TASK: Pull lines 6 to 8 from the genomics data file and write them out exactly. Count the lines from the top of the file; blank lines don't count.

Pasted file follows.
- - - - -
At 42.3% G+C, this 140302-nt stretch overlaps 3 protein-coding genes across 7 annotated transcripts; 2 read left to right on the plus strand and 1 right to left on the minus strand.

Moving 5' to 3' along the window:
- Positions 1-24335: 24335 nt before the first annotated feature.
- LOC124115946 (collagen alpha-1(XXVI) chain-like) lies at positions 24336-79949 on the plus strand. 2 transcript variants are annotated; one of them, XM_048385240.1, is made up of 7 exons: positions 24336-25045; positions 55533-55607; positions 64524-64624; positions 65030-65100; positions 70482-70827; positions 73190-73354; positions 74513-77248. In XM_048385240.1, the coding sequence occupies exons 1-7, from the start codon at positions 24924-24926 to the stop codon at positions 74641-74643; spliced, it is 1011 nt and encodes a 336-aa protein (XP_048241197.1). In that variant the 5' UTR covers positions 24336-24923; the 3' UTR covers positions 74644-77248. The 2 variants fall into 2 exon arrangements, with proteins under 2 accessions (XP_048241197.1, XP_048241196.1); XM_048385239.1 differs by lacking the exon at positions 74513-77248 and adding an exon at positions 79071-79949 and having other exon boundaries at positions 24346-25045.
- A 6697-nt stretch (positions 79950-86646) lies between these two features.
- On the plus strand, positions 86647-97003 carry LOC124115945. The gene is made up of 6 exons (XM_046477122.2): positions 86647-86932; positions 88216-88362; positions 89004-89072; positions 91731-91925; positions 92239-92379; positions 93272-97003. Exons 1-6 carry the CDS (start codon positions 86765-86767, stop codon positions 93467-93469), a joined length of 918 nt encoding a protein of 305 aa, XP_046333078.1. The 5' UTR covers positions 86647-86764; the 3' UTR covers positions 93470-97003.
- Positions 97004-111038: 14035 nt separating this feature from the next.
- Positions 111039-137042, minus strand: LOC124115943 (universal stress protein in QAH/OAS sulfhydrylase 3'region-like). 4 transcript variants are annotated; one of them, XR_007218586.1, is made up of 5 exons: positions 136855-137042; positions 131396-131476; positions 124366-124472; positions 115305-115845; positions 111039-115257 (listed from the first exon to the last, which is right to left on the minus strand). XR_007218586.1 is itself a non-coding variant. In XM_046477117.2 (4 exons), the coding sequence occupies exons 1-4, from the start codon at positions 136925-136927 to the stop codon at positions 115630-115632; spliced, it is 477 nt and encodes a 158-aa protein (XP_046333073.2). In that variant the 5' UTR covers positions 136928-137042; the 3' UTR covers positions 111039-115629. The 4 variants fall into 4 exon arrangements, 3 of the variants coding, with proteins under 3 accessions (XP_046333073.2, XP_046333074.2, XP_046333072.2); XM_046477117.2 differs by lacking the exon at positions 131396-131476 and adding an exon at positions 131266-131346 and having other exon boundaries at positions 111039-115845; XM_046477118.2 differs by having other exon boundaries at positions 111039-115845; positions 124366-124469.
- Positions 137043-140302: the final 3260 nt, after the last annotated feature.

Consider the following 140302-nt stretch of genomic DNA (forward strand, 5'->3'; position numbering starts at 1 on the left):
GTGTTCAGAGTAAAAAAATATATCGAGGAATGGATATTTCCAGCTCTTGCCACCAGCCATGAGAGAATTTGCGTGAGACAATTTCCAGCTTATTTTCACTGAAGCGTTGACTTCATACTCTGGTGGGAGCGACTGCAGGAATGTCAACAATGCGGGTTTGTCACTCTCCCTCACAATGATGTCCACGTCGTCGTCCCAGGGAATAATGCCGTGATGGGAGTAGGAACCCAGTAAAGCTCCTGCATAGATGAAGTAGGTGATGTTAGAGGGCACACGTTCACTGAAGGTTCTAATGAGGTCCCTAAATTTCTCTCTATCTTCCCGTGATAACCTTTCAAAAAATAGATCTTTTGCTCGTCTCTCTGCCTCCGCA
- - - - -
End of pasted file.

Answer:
- On the plus strand, positions 86647-97003 carry LOC124115945. The gene is made up of 6 exons (XM_046477122.2): positions 86647-86932; positions 88216-88362; positions 89004-89072; positions 91731-91925; positions 92239-92379; positions 93272-97003. Exons 1-6 carry the CDS (start codon positions 86765-86767, stop codon positions 93467-93469), a joined length of 918 nt encoding a protein of 305 aa, XP_046333078.1. The 5' UTR covers positions 86647-86764; the 3' UTR covers positions 93470-97003.
- Positions 97004-111038: 14035 nt separating this feature from the next.
- Positions 111039-137042, minus strand: LOC124115943 (universal stress protein in QAH/OAS sulfhydrylase 3'region-like). 4 transcript variants are annotated; one of them, XR_007218586.1, is made up of 5 exons: positions 136855-137042; positions 131396-131476; positions 124366-124472; positions 115305-115845; positions 111039-115257 (listed from the first exon to the last, which is right to left on the minus strand). XR_007218586.1 is itself a non-coding variant. In XM_046477117.2 (4 exons), the coding sequence occupies exons 1-4, from the start codon at positions 136925-136927 to the stop codon at positions 115630-115632; spliced, it is 477 nt and encodes a 158-aa protein (XP_046333073.2). In that variant the 5' UTR covers positions 136928-137042; the 3' UTR covers positions 111039-115629. The 4 variants fall into 4 exon arrangements, 3 of the variants coding, with proteins under 3 accessions (XP_046333073.2, XP_046333074.2, XP_046333072.2); XM_046477117.2 differs by lacking the exon at positions 131396-131476 and adding an exon at positions 131266-131346 and having other exon boundaries at positions 111039-115845; XM_046477118.2 differs by having other exon boundaries at positions 111039-115845; positions 124366-124469.